At a time when Sony's
Admissions revenue decreased by 3.6% to $410.4 million, as a 4,000 drop in the number of moviegoers to 62,300 offset an $0.18 rise in average ticket prices to $6.59. Smaller crowds left fewer people to splurge on overpriced snacks, and concession revenues declined 4% to $154.6 million. Unfortunately, the bottom line took an even bigger hit, as operating margins dropped by over 300 basis points to 12.14%. Through the first nine months, despite a slight increase in sales, net income has plunged by more than half to $58 million ($0.39), versus $126.6 million ($0.89) earned at this time last year.
For a company that is experiencing a falloff in business, some cash management prudence might be expected, but Regal is spending more than ever. In June, management authorized a one-time $5 dividend payment. As I mentioned earlier, the $710 million debt-financed payment was four times the size of Regal's entire $185 million net income last year. At the time, the company had only around $300 million in cash to play with.
This was actually the second such special dividend -- a similar payment had been authorized the summer before. The decision -- which was contested in court by some shareholders -- left the company heavily leveraged, forcing both Moody's
Now, Regal is continuing to shower shareholders with money by announcing a 50% boost in the company's quarterly dividend payment. There is nothing wrong with enhancing shareholder value through dividends, provided other obligations can be met. But why raise the company's yield to 6.3% now? The move seems questionable considering that total debt has swelled to more than $2 billion (with a debt/equity ratio in excess of 25), cash flows are down from last year, and the current ratio of 0.75 indicates that short-term assets are not sufficient to cover short-term liabilities.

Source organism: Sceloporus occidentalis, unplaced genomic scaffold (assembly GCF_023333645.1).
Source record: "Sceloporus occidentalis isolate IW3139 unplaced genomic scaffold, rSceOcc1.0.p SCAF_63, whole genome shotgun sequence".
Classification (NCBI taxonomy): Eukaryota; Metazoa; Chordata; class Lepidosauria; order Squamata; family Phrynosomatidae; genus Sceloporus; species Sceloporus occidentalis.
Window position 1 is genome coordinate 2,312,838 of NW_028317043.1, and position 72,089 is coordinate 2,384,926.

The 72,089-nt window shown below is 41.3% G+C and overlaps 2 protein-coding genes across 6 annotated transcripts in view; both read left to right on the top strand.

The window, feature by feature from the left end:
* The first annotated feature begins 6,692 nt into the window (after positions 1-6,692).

Management's generosity doesn't stop there, however, as a planned $50 million stock buyback is also in the works. Stock repurchases can be another great way to enhance shareholder value, but like dividends, only under the right circumstances. There is very little benefit if the price paid is too steep. Essentially, Regal's management is saying they believe the stock is currently undervalued, and while it may not be overvalued, it would be hard to call any stock trading at 35 times book value with a PEG ratio above two a bargain.
Regal is the country's dominant movie exhibitor, operating more than 6,000 screens (one in five nationwide). That's 2,500 more than AMC
But with a deteriorating balance sheet, sliding revenues, contracting margins, and slumping earnings lurking behind the curtains, shareholders might be better off running straight for the exits.
Fool contributor Nathan Slaughter is preparing for a horror-movie marathon leading up to Halloween. He owns none of the companies mentioned.